Celebrated biographer of Matisse Hilary Spurling explores the artist’s interest in music and his painting, La Leçon de piano, from the Impressionist & Modern Art sale on 3 February.

Highly musical, a friend of musicians all his life, himself an amateur performer on the violin, Matisse might well have become a professional musician if he hadn’t been badly taught as a boy by a teacher who made lessons a misery. Musical instruments in his paintings carried a particular resonance ever after, often marking times of transition in his career, representing perhaps a path he could have taken but didn’t.


When he moved to Nice in the early 1920s and acquired for the first time a flat of his own, one of the first things he did was to buy a second-hand piano to put in it. In the winter of 1923-4, he constructed round it a sequence of paintings, including La Leçon de piano, from the same handful of elements: the piano itself with its vase of flowers, the red rug, the pink armchair, the big brown armoire in the background, and the bold red screen made from a Moroccan wall-hanging with a pattern of pierced arches. The human figures in the first of this series – the girl in her prim long-sleeved, high-necked blue dress, the two boys in their striped school tunics – barely exist except as vertical elements in a radiant chromatic whole.

HENRI MATISSE, LA LEÇON DE PIANO, 1923. ESTIMATE £12,000,000–18,000,000.

She was a young model called Henriette Darricarrère, who had already been working for two years in what would prove to be an exceedingly fruitful, seven-year partnership with Matisse. The two boys were her younger brothers, Paul and Jean. Henriette was an accomplished violinist herself, trained at the local Conservatoire (where Jean followed her). Later Matisse taught her to paint. He played string duets with her when sessions in the studio went well, and her violin can be seen, in another canvas from the same series, hanging alongside his on the far side of the armoire. The two shared a piano teacher, a highly respected concert impresario in Nice, François Eréna, which perhaps explains the painting’s title (and also why one of Henriette’s brothers seems so much more interested than the other in following his sister’s playing).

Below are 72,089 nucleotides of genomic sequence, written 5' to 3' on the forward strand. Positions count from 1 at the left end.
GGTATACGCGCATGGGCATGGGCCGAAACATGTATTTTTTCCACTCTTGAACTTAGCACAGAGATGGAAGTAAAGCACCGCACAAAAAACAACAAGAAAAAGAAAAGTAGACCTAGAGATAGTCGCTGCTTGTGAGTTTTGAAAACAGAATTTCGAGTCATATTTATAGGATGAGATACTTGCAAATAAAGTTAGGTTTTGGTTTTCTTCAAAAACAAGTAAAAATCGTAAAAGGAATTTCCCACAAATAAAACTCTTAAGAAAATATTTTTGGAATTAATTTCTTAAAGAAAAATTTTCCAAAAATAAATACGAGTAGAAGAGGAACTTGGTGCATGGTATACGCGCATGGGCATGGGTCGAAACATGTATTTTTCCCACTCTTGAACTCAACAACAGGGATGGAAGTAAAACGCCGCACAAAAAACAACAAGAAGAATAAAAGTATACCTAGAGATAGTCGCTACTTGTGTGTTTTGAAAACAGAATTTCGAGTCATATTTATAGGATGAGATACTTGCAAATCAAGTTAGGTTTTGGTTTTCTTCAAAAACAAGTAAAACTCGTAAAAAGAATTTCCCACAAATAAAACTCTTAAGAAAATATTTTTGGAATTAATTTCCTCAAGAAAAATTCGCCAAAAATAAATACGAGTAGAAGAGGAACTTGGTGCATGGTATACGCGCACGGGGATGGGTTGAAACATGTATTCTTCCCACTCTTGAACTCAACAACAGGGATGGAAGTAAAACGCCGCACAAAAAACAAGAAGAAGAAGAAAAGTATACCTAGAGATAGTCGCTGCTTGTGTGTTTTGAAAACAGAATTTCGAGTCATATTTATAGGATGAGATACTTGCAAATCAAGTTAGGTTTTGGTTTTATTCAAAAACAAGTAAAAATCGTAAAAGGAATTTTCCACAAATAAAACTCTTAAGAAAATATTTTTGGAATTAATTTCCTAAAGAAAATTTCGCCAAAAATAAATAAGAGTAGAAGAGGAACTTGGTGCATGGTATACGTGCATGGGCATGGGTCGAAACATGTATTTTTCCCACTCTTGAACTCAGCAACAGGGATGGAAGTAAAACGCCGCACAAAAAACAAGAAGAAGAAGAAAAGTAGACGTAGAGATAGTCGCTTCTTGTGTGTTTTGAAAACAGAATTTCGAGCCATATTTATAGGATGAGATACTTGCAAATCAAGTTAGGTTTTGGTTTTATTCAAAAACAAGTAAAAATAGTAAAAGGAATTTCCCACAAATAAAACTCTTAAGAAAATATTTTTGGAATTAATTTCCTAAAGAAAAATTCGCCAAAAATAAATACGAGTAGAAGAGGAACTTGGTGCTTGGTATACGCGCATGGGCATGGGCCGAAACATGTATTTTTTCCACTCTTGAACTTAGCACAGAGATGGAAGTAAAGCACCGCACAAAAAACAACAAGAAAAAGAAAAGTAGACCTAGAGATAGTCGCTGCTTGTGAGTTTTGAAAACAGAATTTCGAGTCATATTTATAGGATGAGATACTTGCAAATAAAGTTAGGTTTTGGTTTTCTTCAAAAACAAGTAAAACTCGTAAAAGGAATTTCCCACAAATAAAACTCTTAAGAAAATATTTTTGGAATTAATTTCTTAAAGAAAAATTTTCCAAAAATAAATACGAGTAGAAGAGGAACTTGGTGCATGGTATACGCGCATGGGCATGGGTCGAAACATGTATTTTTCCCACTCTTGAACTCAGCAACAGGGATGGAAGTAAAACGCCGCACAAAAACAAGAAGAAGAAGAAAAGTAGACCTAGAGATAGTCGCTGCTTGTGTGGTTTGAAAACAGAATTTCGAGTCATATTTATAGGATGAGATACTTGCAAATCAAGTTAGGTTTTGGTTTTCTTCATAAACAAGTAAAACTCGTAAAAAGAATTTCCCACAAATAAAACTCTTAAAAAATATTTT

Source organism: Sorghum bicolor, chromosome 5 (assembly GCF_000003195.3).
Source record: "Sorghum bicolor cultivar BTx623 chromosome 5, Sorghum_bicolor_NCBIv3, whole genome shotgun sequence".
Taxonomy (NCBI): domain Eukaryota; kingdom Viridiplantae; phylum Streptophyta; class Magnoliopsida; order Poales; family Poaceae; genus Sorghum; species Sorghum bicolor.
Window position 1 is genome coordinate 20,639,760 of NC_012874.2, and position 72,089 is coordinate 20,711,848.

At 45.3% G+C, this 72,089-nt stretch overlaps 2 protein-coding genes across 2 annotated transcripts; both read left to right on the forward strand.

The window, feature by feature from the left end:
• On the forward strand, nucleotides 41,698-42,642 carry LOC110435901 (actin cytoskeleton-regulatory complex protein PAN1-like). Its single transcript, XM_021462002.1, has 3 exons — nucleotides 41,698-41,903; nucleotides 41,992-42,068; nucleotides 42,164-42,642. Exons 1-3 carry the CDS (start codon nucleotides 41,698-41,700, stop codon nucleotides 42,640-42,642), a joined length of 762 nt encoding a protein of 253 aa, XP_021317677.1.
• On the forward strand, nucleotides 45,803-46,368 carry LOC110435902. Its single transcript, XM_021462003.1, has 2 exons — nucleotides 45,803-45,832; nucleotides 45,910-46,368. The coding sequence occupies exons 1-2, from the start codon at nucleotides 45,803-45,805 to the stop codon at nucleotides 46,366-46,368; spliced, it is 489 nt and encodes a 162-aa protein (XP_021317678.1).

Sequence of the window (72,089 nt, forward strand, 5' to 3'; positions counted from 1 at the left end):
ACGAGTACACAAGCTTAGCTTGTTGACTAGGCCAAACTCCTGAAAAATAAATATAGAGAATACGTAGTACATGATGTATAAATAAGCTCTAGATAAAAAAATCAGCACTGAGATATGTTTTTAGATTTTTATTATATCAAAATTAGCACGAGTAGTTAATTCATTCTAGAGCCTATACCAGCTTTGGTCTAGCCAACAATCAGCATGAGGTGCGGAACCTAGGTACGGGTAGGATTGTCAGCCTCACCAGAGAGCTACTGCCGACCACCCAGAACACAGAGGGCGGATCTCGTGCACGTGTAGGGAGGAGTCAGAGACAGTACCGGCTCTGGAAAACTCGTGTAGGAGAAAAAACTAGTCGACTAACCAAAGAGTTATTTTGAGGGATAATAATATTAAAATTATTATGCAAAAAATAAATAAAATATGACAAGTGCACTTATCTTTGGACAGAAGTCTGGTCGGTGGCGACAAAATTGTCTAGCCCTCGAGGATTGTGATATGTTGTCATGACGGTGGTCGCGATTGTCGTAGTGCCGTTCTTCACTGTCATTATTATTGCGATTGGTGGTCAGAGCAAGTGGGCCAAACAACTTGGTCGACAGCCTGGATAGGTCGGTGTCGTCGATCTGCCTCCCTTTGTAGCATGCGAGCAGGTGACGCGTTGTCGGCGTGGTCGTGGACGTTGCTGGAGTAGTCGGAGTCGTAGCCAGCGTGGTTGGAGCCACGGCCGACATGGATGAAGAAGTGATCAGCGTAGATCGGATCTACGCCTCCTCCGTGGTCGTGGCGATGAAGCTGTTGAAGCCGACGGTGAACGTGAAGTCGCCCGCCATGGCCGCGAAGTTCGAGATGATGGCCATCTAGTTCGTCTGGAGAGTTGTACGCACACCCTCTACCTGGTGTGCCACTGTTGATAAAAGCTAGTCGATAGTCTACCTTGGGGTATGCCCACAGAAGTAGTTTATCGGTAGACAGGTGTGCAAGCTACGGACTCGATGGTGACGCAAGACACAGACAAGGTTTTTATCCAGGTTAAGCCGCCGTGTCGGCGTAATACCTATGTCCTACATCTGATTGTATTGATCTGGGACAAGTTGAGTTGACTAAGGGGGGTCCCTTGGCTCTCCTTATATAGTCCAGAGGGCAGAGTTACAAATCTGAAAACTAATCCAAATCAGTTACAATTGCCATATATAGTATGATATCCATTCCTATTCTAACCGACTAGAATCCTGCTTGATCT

On one level The Piano Lesson is a simple domestic scene of everyday life in the studio, on another a sumptuously orchestrated ensemble of rich reds and pinks. In the context of Matisse’s life and work, it is on the deepest level a powerful pictorial metaphor for art itself.


Hilary Spurling is the author of The Unknown Matisse: A Life of Henri Matisse, Volume One: The Early Years, 1869-1908 (Penguin, 1998) and Matisse The Master: A Life of Henri Matisse, Volume Two: The Conquest of Colour, 1909-1954 (Penguin, 2005).